Its amazing what you learn from your friends ... or because of your friends.
Here's how it happened. Today - I met with a food historian at work to plan for an event featuring THE COOKBOOK. As we were browsing the book I found so many recipes I still want to try. (By the way, the menu for the event is: meatballs, sweet potato pudding, macaroons, cottage pudding, and currant shrub.) We were trying to come up with a vegetable (because I insisted) and I thought - oh, hey, there is a pickle section. So I went through it and found the recipe for "nasturians" [sic]. I asked - does she mean the flowers? Yes.
Well... actually no. I came home and started googling. It's amazing what you can find on the internet. "How to pickle nasturtiums" and all of the results included the word "buds". "How to pickle Nasturtium buds". It also included the phrase, Poor Man's Capers.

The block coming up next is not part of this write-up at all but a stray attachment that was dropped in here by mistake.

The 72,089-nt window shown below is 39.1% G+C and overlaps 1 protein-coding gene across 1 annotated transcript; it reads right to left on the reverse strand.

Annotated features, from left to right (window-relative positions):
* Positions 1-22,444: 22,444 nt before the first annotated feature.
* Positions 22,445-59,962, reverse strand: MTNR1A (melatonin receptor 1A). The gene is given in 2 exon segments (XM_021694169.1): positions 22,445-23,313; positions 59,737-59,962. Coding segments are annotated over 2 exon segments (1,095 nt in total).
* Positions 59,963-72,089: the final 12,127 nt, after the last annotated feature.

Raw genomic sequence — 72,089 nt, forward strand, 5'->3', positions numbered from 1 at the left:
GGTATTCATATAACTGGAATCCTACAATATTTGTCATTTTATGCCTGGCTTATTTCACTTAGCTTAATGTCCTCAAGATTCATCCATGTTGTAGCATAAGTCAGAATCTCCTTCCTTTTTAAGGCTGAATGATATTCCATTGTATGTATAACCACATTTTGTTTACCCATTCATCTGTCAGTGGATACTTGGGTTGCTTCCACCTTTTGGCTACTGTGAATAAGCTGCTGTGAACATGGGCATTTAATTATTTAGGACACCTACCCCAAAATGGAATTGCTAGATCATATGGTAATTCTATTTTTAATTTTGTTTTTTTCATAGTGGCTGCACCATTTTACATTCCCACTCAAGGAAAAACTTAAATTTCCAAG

Huh. Capers... interestingly enough capers came up in a conversation this past weekend with Melanie. Where do capers come from? A bush. Well not quite. Turns out, if you google "capers" you get a very interesting story. I found this info on Wikipedia - a completely reliable source (I know Daddy.) But yeah, now I want a caper bush. It has pretty flowers. Are there Caper farms? Seriously! So what I learned from my conversation with my friends is what a caper really is. Thanks Meli! And - turns out - Pickled Nasturtiums doesn't mean the flowers - it means the buds.
In other news - I harvested my very first beet. I'm going to use Ellen Emlen's recipe for the roots. I'll cook the greens in garlic. yum.